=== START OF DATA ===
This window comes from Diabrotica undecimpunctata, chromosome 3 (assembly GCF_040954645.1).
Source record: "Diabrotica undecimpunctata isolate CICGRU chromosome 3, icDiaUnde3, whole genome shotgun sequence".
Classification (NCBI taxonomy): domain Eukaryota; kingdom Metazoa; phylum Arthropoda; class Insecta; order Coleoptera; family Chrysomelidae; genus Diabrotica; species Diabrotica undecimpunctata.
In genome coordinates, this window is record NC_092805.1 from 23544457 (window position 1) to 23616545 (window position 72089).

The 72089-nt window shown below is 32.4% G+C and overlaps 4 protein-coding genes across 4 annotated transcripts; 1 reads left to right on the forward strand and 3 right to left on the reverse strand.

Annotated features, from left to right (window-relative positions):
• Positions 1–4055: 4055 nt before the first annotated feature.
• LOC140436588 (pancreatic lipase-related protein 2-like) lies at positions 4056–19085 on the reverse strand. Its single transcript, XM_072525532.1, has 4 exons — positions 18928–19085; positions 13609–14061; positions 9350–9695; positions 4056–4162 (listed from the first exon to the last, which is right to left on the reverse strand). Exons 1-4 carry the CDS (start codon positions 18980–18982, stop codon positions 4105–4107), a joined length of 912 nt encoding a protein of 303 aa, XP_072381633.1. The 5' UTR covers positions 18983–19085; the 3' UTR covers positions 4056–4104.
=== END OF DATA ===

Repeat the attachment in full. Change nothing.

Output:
This window comes from Diabrotica undecimpunctata, chromosome 3 (assembly GCF_040954645.1).
Source record: "Diabrotica undecimpunctata isolate CICGRU chromosome 3, icDiaUnde3, whole genome shotgun sequence".
Classification (NCBI taxonomy): domain Eukaryota; kingdom Metazoa; phylum Arthropoda; class Insecta; order Coleoptera; family Chrysomelidae; genus Diabrotica; species Diabrotica undecimpunctata.
In genome coordinates, this window is record NC_092805.1 from 23544457 (window position 1) to 23616545 (window position 72089).

The 72089-nt window shown below is 32.4% G+C and overlaps 4 protein-coding genes across 4 annotated transcripts; 1 reads left to right on the forward strand and 3 right to left on the reverse strand.

Annotated features, from left to right (window-relative positions):
• Positions 1–4055: 4055 nt before the first annotated feature.
• LOC140436588 (pancreatic lipase-related protein 2-like) lies at positions 4056–19085 on the reverse strand. Its single transcript, XM_072525532.1, has 4 exons — positions 18928–19085; positions 13609–14061; positions 9350–9695; positions 4056–4162 (listed from the first exon to the last, which is right to left on the reverse strand). Exons 1-4 carry the CDS (start codon positions 18980–18982, stop codon positions 4105–4107), a joined length of 912 nt encoding a protein of 303 aa, XP_072381633.1. The 5' UTR covers positions 18983–19085; the 3' UTR covers positions 4056–4104.